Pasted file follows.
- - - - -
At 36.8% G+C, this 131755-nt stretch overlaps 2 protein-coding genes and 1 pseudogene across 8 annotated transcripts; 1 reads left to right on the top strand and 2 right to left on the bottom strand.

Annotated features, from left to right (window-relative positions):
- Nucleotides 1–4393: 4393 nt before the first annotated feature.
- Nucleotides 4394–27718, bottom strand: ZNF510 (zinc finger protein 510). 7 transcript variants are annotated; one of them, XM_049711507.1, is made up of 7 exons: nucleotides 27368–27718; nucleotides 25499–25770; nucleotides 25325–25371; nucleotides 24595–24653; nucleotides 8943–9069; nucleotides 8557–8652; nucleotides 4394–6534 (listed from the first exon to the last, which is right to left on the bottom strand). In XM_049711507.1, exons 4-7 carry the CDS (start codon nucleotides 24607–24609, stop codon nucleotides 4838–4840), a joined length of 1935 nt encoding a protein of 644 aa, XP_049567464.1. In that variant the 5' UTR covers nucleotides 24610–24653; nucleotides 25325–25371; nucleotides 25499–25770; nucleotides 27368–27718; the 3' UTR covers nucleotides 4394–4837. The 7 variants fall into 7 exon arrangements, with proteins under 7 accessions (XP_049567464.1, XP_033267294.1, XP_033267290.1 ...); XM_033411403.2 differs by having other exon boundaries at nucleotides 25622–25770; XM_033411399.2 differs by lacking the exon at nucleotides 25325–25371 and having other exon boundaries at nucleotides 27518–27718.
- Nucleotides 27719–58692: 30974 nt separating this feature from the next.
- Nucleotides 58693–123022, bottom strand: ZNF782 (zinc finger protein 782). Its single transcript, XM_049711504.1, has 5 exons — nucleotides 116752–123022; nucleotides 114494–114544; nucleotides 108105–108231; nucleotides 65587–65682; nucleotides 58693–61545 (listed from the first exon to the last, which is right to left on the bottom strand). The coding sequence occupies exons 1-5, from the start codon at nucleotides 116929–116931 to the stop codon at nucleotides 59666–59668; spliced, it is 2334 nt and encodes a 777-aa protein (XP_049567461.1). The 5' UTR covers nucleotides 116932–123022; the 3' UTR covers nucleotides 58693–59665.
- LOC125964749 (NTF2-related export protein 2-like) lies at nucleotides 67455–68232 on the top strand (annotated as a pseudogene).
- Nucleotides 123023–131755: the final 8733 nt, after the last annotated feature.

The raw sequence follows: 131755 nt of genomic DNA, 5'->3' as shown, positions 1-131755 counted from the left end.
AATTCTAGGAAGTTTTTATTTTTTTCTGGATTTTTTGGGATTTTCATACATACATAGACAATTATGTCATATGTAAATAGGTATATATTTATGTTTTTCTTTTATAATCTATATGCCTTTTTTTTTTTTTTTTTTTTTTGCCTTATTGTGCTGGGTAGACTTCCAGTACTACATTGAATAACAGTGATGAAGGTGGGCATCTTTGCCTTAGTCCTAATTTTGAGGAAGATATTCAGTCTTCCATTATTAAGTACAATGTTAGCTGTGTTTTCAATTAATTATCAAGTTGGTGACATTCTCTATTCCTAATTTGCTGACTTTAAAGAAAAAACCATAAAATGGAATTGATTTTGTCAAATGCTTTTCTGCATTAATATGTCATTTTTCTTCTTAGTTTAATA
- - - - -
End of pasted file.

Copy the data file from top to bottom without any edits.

At 36.8% G+C, this 131755-nt stretch overlaps 2 protein-coding genes and 1 pseudogene across 8 annotated transcripts; 1 reads left to right on the top strand and 2 right to left on the bottom strand.

Annotated features, from left to right (window-relative positions):
- Nucleotides 1–4393: 4393 nt before the first annotated feature.
- Nucleotides 4394–27718, bottom strand: ZNF510 (zinc finger protein 510). 7 transcript variants are annotated; one of them, XM_049711507.1, is made up of 7 exons: nucleotides 27368–27718; nucleotides 25499–25770; nucleotides 25325–25371; nucleotides 24595–24653; nucleotides 8943–9069; nucleotides 8557–8652; nucleotides 4394–6534 (listed from the first exon to the last, which is right to left on the bottom strand). In XM_049711507.1, exons 4-7 carry the CDS (start codon nucleotides 24607–24609, stop codon nucleotides 4838–4840), a joined length of 1935 nt encoding a protein of 644 aa, XP_049567464.1. In that variant the 5' UTR covers nucleotides 24610–24653; nucleotides 25325–25371; nucleotides 25499–25770; nucleotides 27368–27718; the 3' UTR covers nucleotides 4394–4837. The 7 variants fall into 7 exon arrangements, with proteins under 7 accessions (XP_049567464.1, XP_033267294.1, XP_033267290.1 ...); XM_033411403.2 differs by having other exon boundaries at nucleotides 25622–25770; XM_033411399.2 differs by lacking the exon at nucleotides 25325–25371 and having other exon boundaries at nucleotides 27518–27718.
- Nucleotides 27719–58692: 30974 nt separating this feature from the next.
- Nucleotides 58693–123022, bottom strand: ZNF782 (zinc finger protein 782). Its single transcript, XM_049711504.1, has 5 exons — nucleotides 116752–123022; nucleotides 114494–114544; nucleotides 108105–108231; nucleotides 65587–65682; nucleotides 58693–61545 (listed from the first exon to the last, which is right to left on the bottom strand). The coding sequence occupies exons 1-5, from the start codon at nucleotides 116929–116931 to the stop codon at nucleotides 59666–59668; spliced, it is 2334 nt and encodes a 777-aa protein (XP_049567461.1). The 5' UTR covers nucleotides 116932–123022; the 3' UTR covers nucleotides 58693–59665.
- LOC125964749 (NTF2-related export protein 2-like) lies at nucleotides 67455–68232 on the top strand (annotated as a pseudogene).
- Nucleotides 123023–131755: the final 8733 nt, after the last annotated feature.

The raw sequence follows: 131755 nt of genomic DNA, 5'->3' as shown, positions 1-131755 counted from the left end.
AATTCTAGGAAGTTTTTATTTTTTTCTGGATTTTTTGGGATTTTCATACATACATAGACAATTATGTCATATGTAAATAGGTATATATTTATGTTTTTCTTTTATAATCTATATGCCTTTTTTTTTTTTTTTTTTTTTTGCCTTATTGTGCTGGGTAGACTTCCAGTACTACATTGAATAACAGTGATGAAGGTGGGCATCTTTGCCTTAGTCCTAATTTTGAGGAAGATATTCAGTCTTCCATTATTAAGTACAATGTTAGCTGTGTTTTCAATTAATTATCAAGTTGGTGACATTCTCTATTCCTAATTTGCTGACTTTAAAGAAAAAACCATAAAATGGAATTGATTTTGTCAAATGCTTTTCTGCATTAATATGTCATTTTTCTTCTTAGTTTAATA